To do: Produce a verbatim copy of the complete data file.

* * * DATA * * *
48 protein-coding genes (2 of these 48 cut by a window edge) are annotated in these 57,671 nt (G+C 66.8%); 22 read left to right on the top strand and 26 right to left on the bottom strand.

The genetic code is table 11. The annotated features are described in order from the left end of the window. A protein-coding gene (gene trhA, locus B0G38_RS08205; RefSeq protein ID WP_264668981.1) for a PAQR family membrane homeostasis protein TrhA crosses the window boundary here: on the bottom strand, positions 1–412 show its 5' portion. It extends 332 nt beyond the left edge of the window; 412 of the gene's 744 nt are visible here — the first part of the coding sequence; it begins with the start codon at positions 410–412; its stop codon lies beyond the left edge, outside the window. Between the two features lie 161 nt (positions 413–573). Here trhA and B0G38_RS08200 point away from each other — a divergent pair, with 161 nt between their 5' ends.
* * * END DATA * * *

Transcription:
48 protein-coding genes (2 of these 48 cut by a window edge) are annotated in these 57,671 nt (G+C 66.8%); 22 read left to right on the top strand and 26 right to left on the bottom strand.

The genetic code is table 11. The annotated features are described in order from the left end of the window. A protein-coding gene (gene trhA, locus B0G38_RS08205; RefSeq protein ID WP_264668981.1) for a PAQR family membrane homeostasis protein TrhA crosses the window boundary here: on the bottom strand, positions 1–412 show its 5' portion. It extends 332 nt beyond the left edge of the window; 412 of the gene's 744 nt are visible here — the first part of the coding sequence; it begins with the start codon at positions 410–412; its stop codon lies beyond the left edge, outside the window. Between the two features lie 161 nt (positions 413–573). Here trhA and B0G38_RS08200 point away from each other — a divergent pair, with 161 nt between their 5' ends.